Test Kitchen: Week Two of COVID-19

Test Kitchen is an ongoing print column and online blog by the Publisher of Brewer Magazine and Test Kitchen Brewer Tyler Montgomery. With a 1.5 barrel brewhouse launched in 2019, this is his experience and notes from the journey along with reviews of products and services.


At this point, we are inside week two of the COVID-19 restrictions. In Kentucky, just about every business has been shut down. However, the breweries are still kicking because we’re considered an “essential business.”

Throughout our state restaurants and breweries alike are struggling even though they’re allowed curbside pick up for food and alcoholic beverages, as well as home deliveries — this pertains to all restaurants and not just breweries.

While we continued production last week, we can continue production this week but have simply pulled back. It’s nerve-wracking, to say the least, wondering whether some of the beers we’re producing right now will ever be tasted by our consumer.

In all business ventures, I find myself to be very fiscally responsible. I think like an owner that must be your No. 1 concern. No one could have foreseen the Coronavirus coming to our doorsteps, but it’s just that basic fear of cashflow that I think assists successful businesses.

I’ve been spending a lot of time contemplating what this scenario will mean to our industry over the next 10-20 years. Depending on how long this carries on we may, unfortunately, discover which businesses have strong safety nets and which ones are dangling by a string. My hope is that this pandemic doesn’t carry on that long and we don’t see anyone close — but it’s a legitimate fear.

I also believe there is a silver lining option, one that I lose a little faith in each day. Our US economy was at such a strong mark before the pandemic that I believe it has the potential for an equal rebound. Additionally, I believe if we can develop a solution quicker than most think, we could see an equal rebound plus significant growth for our industry. However, this is an even better case scenario than what is being popularized by our government. By keeping communities on lockdown we’re creating a hungry population that hopefully will be inclined to enjoy the local establishments even more strongly moving forward.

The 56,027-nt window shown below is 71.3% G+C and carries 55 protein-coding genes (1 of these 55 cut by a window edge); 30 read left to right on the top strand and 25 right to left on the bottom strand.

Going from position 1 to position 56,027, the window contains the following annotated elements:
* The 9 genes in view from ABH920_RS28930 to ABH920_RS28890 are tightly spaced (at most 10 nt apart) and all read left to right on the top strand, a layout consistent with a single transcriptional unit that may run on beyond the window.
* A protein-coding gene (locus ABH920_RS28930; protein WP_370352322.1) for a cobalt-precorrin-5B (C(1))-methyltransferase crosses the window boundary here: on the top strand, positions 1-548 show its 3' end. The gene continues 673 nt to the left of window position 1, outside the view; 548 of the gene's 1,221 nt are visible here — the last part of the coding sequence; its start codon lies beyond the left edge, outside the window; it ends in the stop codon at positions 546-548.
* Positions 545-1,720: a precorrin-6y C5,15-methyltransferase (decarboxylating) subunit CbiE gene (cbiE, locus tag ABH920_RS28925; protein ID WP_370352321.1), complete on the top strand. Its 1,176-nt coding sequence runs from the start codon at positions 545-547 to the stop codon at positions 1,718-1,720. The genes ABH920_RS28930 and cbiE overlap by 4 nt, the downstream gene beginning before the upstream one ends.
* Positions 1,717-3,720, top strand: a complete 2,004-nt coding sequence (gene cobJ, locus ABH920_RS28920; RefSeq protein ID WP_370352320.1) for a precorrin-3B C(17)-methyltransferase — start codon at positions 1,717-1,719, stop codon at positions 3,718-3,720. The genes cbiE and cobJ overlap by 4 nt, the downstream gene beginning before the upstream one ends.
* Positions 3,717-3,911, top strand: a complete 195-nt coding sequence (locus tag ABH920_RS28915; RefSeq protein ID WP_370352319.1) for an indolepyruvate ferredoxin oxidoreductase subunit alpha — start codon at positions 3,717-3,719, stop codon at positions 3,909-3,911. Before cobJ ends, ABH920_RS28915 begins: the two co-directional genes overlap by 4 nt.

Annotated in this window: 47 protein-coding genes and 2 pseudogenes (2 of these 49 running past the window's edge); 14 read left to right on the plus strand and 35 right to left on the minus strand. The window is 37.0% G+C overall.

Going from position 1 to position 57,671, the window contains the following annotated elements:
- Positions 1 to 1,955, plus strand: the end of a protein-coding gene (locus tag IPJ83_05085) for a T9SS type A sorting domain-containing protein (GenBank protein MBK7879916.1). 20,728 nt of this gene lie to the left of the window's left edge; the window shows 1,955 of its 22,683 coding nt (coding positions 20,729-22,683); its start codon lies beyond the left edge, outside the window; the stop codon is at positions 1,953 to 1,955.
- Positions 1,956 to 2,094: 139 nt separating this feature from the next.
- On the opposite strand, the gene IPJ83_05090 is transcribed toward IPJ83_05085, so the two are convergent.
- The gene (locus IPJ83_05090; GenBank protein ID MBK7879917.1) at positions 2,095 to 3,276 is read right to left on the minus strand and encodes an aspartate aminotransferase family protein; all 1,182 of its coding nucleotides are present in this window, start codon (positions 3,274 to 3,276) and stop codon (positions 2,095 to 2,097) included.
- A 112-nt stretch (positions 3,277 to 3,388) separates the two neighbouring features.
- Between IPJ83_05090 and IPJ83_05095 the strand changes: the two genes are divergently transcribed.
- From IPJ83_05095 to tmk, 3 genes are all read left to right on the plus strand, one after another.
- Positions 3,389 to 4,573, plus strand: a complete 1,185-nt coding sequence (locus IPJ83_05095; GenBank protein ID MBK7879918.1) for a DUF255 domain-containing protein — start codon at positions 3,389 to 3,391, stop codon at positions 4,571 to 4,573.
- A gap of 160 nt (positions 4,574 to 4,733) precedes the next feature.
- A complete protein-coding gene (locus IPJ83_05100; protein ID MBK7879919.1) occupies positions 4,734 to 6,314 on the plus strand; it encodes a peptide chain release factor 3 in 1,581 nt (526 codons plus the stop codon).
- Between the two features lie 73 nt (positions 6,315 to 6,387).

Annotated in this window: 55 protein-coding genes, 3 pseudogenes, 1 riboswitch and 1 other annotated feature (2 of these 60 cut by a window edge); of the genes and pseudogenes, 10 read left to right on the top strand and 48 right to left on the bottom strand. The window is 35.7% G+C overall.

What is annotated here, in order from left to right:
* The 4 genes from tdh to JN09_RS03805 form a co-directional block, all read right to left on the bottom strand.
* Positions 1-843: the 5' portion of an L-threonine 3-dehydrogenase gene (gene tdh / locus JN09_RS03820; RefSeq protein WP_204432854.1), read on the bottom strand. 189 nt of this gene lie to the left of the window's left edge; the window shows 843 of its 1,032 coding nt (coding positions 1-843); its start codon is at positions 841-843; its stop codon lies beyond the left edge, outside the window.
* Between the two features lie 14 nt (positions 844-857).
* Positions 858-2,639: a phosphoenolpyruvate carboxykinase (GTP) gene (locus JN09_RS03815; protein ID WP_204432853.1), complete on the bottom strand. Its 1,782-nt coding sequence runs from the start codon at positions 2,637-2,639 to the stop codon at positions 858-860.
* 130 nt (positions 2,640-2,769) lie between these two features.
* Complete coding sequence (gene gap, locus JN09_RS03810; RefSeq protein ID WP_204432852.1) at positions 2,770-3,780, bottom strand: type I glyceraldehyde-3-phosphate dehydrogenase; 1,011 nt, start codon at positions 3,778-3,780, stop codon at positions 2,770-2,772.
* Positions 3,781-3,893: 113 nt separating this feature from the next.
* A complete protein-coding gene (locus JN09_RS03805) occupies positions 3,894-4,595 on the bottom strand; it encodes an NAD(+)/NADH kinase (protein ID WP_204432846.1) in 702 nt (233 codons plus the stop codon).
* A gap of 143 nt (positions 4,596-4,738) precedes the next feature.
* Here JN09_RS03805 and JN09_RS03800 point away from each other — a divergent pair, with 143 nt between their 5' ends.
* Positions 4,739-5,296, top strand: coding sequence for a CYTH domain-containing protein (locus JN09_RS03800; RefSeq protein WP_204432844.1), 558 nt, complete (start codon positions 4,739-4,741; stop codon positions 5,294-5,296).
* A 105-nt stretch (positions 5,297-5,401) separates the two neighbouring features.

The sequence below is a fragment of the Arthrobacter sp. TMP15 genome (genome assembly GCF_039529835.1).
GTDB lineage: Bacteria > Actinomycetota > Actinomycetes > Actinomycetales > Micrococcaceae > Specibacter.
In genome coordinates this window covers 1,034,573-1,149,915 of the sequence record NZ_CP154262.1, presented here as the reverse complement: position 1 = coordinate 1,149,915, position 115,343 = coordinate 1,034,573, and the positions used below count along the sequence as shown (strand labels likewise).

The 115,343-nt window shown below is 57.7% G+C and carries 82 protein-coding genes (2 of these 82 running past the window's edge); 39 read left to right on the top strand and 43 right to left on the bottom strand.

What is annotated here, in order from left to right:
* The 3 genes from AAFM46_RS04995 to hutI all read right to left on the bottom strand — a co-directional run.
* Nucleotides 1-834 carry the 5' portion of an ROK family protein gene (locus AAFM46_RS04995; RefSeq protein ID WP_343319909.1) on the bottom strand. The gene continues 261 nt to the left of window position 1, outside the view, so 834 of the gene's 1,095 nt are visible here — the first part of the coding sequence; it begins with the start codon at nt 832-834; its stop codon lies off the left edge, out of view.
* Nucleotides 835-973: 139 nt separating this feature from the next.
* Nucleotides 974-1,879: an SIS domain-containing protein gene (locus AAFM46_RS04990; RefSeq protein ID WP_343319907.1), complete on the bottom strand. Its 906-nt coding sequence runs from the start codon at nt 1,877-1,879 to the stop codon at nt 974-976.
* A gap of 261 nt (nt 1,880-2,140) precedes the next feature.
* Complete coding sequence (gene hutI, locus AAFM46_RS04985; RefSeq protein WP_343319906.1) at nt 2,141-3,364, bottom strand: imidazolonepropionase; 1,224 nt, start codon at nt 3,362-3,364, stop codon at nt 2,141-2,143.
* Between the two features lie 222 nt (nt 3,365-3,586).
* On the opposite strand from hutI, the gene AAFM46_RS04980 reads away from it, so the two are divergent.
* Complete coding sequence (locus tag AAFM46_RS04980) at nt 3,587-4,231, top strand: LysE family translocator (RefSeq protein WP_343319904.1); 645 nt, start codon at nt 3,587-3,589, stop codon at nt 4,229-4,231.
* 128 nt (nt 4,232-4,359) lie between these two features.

Lastly, I believe there is a middle ground. Not one where we see doors closing for good all across America and not one where we all ride this silver lining of successful breweries and local eateries into the sunset. I do believe there is a scenario where this carries on even a little longer than we would all like. We could eventually be forced to shut our doors for a short time but will have the opportunity to reopen, hopefully, this summer and experience strong growth at that point.

You must reach out to your bank if you haven’t already. If you don’t have a strong relationship with your lenders, this is time for that to be established. Not just because you’ll need them on your side, but also because you need them to think of you if and when this becomes worse.

Our bank is currently differing loan payments for three months. In those conversations, I’ve heard estimates of a recession that could last anywhere from six months to two years due to the pandemic. These are all projections from people that understand markets better than myself, but they are still just estimations.

At this point, it’s impossible to state exactly what the outcome could be. I keep praying that we’ll wake up tomorrow from this bad dream, the sick will be healed and we’ll all be back to enjoying this wonderful industry. At the minimum, I know it will create a new appreciation for the world we live in and ensure that we take time out for our friends and families.

I hope everyone is staying strong out there. Keep brewing if you can and get as much beer out the door as possible. I know your customers really need it during this time.


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